There's a Federal law that has transformed the way that checks are being processed. "Check Clearing for the 21st Century Act" or "Check 21" as it is commonly referred to, was signed into law in October 2003 and went into effect in October 2004. The Act allows any bank, credit union, store or merchant to create a "substitute check." That's a paper or digital reproduction of the front and back of your original check, which is then taken out of circulation .

For financial institutions, the Act makes check clearing more efficient. It allows checks to be "truncated" or removed from the check processing system, and instead an electronic image is used to create a "substitute check." This substitute check is treated the same as the original check under state and federal law.

With "Check 21," financial institutions take a "picture" of your check (deposited by the person or business to whom you wrote the check) and transmit it electronically to your financial institution for posting to your account. This electronic processing may begin at the teller window, eliminating the time, cost and inefficiencies of having checks transported via truck, train or plane from all over the world for collection and return.

To give some perspective on check clearing, did you know that an estimated 42 billion checks are written in the United States each year? The journey of a check is an interesting one, starting at the time it is written to being presented for payment and finally returned to your financial institution. While much of the process is automated, there is still a lot of manual intervention and transporting of checks, leading to the possibility of errors and loss.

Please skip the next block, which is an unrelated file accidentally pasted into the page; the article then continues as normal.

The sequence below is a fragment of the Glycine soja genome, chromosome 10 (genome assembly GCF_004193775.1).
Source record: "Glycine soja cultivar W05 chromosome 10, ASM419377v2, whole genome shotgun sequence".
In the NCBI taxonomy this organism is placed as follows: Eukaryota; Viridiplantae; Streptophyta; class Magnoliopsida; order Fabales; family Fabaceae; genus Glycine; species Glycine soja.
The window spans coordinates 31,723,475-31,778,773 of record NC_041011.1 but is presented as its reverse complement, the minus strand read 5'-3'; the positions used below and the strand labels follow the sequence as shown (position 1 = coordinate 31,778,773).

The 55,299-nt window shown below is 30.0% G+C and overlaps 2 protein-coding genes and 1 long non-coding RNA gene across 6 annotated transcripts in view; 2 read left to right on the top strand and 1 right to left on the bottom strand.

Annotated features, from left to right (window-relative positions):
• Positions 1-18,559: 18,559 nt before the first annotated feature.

So, it's easy to see why the government is grounding the future travel plans of checks and allowing an electronic image to be treated the same as a physical check. The idea behind "Check 21" is to make the processing of checks more streamlined, thereby reducing the time it takes for checks to clear and the expense in processing checks.

What does "Check 21" mean to you? Since checks are processed quicker, this means less "float" from the time you write a draft/check until the funds are withdrawn from your account. As always, deposits should be made into your account before checks are written on those funds to make certain you have sufficient funds available to cover them and to avoid any insufficient (NSF) fees. You may get quicker access to funds from checks you deposit, too, although this law doesn't affect check hold times.

An added benefit of "Check 21" is that it lowers the risk of lost checks and check fraud. Financial institutions will no longer return canceled checks to their members/customers, so there is less possibility of these checks being intercepted by criminals for fraudulent use of your funds, credit and good name. Since credit unions have been truncating share drafts since they were introduced in the 1970’s, most credit union members are accustomed to not receiving their original drafts in their monthly statements. For others, not receiving their canceled checks along with their monthly account statements has taken some adjustment. Of course, copies of substitute checks are available upon request.

Here's a sample "substitute check". It states "This is a legal copy of your check. You can use it the same way you would use the original check."